Color is used for highlighting the content and showing errors. For making the pages and form visually accessible, tooltips, thick borders, bold text, underlining and italics can be used to show errors. Contrast ratio of text to its background is another factor which needs to be a minimum 4.5 to 1, according to WCAG. Based on the font size 19 or 24 pixels bold, the minimum changes to 3 : 1. Users with low vision, color blindness and worsening vision can read the text based on the contrasting factor. The other settings like Windows High contrast mode affect the design of the pages with colors. The design factors to be considered for handling colors are the usage of color, oversaturated colors, contrast factor, foreground and background colors.
Interactive content such as UI controls help users interact with buttons, links, inputs and other elements related to web and content. The size of the controls is an important factor for visibility and invocation of the controls. Those users with tremors and lacking dexterity might have trouble in pointing the controls. The control’s location and size is a design factor related to click target. Users with standard or adaptive pointing devices need to have comfort in pointing and clicking the control. W3C’s Authoring Practices for Design Patterns recommends accessible design patterns including menus, modals, autocompletes, trees, tab sets, and etc..
Hovering needs to be avoided in designing for accessibility. Secondary actions in the menus or non-modal dialogs need to be used instead of hover states. They can conceal the trigger. Secondary icons’ color and contrast need to be lightened. On hover they need to be darkened. Larger hovers need triggers for tangible controls. Instead of white space, an info icon is better to invoke a content filled hover.
The position of the controls plays an important role for touch screen users. Nesting of controls causes errors for touch screen and web users. WCAG suggests the minimum size for the UI control is 44 x 44 pixels. Google recommends 48 x 48 pixels. The minimum size has padding for the control. The design factors for choosing controls are related to size, positioning, padding, nesting, text visibility and type of the screen (touch or web). Form fields need to be labelled inside the label element. Placeholder text should not be used for naming the label.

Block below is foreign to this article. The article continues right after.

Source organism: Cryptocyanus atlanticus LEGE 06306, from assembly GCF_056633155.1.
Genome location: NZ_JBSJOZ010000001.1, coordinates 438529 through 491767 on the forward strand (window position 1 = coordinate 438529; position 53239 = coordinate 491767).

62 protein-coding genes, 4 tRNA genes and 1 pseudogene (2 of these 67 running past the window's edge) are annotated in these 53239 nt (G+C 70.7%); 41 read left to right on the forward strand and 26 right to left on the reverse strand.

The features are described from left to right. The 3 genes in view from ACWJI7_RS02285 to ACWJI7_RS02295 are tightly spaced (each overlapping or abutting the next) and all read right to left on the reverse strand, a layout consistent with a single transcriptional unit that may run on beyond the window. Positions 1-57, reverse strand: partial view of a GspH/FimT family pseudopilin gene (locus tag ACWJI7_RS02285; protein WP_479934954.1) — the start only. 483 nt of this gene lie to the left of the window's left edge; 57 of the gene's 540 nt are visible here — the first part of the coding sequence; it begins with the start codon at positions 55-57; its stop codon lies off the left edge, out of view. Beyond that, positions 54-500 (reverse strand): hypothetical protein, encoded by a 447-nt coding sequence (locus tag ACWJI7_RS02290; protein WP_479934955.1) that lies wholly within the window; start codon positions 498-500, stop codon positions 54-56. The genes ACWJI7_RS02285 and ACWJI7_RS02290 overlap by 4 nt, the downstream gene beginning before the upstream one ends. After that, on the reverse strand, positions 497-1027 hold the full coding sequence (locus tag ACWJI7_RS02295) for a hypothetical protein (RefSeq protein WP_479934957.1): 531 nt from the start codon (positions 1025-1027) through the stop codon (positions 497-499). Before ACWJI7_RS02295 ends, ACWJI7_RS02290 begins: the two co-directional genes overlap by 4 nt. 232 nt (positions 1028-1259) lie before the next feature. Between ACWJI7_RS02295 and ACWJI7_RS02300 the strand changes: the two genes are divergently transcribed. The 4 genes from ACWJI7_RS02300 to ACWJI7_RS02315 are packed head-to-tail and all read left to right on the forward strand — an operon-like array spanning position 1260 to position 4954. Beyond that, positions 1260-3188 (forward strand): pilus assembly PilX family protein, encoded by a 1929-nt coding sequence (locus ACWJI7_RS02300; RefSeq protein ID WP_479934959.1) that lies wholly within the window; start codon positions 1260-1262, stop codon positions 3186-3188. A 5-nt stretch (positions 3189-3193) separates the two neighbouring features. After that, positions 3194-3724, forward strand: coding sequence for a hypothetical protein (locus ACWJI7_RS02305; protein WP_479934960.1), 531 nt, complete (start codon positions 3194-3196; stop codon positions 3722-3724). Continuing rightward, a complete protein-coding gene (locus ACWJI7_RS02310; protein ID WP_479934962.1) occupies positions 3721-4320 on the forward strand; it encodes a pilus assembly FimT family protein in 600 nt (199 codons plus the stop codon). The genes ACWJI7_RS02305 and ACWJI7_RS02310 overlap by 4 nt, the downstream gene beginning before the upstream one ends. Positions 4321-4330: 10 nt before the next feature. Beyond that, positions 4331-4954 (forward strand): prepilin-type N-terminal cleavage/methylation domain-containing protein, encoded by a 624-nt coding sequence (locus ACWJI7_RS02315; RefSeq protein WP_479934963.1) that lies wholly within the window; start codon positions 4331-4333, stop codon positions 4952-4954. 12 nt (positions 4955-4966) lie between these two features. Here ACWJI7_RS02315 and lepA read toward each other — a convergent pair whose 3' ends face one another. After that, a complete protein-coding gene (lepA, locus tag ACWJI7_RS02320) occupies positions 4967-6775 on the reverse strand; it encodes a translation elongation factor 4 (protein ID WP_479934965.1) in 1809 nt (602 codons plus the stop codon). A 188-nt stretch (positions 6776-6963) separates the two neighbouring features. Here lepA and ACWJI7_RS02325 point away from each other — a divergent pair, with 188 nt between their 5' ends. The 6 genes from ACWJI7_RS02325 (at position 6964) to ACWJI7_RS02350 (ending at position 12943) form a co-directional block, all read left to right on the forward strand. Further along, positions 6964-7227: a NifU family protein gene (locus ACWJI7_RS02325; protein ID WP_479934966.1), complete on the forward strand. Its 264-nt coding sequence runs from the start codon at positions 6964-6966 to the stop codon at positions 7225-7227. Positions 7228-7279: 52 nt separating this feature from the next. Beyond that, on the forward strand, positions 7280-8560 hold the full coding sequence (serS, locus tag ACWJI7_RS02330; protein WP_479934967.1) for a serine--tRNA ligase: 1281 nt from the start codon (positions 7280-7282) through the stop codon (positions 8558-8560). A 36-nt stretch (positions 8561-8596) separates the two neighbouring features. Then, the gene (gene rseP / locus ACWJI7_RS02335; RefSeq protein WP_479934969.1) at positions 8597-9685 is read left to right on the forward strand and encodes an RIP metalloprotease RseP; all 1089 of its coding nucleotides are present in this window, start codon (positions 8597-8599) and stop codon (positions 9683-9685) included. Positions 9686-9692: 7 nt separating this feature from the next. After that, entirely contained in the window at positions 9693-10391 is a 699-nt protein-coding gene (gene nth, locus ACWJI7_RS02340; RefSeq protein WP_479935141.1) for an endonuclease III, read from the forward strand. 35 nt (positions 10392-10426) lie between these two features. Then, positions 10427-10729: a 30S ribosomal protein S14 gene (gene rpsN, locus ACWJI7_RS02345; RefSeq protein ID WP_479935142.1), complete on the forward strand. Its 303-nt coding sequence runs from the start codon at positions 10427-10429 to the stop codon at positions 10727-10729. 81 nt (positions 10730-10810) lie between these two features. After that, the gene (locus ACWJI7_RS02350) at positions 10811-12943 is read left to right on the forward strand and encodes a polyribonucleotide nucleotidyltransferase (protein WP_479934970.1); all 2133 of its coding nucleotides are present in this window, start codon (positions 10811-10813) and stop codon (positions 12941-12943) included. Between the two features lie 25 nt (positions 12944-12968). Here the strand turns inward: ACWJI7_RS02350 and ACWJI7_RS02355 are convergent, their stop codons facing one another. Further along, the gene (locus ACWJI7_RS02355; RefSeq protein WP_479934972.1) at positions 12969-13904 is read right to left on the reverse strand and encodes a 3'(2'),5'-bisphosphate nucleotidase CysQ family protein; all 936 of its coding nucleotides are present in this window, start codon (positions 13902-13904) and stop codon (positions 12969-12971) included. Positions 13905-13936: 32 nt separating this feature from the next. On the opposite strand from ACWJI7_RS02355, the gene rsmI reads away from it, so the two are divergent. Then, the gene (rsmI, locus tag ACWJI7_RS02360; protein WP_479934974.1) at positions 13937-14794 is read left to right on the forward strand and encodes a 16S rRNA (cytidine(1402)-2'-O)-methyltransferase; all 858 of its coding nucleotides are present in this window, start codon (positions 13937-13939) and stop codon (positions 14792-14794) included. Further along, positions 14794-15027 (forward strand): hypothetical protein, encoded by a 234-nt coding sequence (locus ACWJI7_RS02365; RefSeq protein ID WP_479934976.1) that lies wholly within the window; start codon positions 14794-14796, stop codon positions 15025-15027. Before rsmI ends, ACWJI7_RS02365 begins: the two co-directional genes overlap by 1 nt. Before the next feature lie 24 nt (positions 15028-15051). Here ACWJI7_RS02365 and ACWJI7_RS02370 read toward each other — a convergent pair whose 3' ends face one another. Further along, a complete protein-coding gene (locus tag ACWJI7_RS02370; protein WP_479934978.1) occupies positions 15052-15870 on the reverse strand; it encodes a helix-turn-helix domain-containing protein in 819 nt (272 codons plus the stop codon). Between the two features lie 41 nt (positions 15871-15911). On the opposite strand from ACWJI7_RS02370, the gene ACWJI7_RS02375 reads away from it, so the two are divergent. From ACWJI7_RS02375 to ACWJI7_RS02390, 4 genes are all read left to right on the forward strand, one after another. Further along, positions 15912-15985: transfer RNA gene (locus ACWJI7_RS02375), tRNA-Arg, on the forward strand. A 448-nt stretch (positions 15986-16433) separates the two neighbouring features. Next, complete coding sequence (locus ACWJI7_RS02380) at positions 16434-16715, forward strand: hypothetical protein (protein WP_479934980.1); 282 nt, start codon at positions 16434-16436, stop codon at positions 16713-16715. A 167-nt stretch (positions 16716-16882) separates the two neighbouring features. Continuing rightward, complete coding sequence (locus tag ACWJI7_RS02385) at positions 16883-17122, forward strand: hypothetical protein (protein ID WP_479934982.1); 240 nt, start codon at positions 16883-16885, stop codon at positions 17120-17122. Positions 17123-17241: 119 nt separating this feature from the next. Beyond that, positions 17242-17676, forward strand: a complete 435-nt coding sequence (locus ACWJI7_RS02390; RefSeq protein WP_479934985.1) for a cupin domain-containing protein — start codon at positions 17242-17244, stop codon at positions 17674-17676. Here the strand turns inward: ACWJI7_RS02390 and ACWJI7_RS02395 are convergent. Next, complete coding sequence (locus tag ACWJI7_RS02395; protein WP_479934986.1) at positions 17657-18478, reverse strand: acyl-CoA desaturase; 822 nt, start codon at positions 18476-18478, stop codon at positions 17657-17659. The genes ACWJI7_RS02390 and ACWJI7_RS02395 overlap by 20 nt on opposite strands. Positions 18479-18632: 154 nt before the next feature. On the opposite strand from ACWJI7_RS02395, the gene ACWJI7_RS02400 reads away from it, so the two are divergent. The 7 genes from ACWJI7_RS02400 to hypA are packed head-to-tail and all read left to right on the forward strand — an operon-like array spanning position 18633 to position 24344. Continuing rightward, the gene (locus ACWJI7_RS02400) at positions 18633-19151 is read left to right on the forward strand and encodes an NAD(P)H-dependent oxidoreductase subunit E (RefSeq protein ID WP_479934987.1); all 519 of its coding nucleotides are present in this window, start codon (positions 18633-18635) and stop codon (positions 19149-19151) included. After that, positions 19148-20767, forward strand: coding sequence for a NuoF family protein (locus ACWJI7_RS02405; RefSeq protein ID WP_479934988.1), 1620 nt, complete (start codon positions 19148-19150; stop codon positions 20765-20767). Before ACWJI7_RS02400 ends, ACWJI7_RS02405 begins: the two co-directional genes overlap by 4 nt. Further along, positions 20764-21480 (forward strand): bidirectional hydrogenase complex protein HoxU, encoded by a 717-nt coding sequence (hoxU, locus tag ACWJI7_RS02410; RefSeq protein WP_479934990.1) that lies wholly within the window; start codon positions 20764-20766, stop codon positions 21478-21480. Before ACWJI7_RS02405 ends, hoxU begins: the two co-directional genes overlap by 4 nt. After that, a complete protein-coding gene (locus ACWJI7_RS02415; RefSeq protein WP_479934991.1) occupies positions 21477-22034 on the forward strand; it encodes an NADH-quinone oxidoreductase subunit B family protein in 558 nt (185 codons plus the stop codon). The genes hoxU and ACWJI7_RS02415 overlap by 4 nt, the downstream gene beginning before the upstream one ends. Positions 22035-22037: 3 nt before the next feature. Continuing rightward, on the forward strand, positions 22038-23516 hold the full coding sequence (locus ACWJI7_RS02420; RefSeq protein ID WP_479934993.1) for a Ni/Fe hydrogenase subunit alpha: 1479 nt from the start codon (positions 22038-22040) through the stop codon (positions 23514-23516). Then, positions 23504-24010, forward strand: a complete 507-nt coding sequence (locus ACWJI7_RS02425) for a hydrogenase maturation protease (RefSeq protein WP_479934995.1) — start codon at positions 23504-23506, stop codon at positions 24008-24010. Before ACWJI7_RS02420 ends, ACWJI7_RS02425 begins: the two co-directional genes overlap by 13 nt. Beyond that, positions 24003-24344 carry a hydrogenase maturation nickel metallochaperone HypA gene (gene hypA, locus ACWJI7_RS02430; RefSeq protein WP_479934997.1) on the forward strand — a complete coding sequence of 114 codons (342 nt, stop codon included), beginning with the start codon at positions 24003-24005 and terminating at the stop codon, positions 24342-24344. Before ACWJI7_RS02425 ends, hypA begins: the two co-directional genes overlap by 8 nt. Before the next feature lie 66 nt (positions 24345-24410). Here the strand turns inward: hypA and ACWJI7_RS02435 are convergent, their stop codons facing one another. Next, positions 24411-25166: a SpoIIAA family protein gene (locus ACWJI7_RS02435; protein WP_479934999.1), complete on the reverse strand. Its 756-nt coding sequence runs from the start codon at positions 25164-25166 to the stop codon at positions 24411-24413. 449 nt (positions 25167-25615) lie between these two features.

Material is a very important design factor for web page design. The look and feel of an element or a web control is related to material honesty. Styling of links as button or placing them next to each other is an issue. Autocomplete menus are another component which can cause problems for keyboard or screen reader users. Material honesty design factors are related to user honesty, element behaviors, combination of distinct behaviors and the look and feel of the elements.
Text readability can cause tiredness and mental taxation. Important factors are related to sentence length, paragraph length and language complexity. Content needs to be designed with headings, lists, menus, footers and images. Headings help in grouping and summarizing the information. The design factors for readability are idea behind the text, simplicity of the language, length of paragraphs and usage of the UI controls. Suggested line and paragraph spacing is atlas 1.5x for better experience. Voice over tools help blind users for communicating the intent and description. The description of the content and controls is placed as alt text. Live text need to be used instead of flattened. Avoid text in images during design. Text hierarchy needs to be maintained. Text blocks of 80 characters need to be used to help users with narrow fields of vision. Bulleted lists are also recommended. Avoid underlined, italics and capital lettered text. Ensure spell check is done for the text in the web pages. Idioms and figures of speech need to be avoided.
The amount of time spent by the user on a page is a design factor. Session management plays an important role in time out of the sessions and their expiry. Users need to have control to prolong the session on a page. Design of the pages should ensure the users can ask for the preferred channel for communication or support. They need to be given reasonable time for an action to be finished.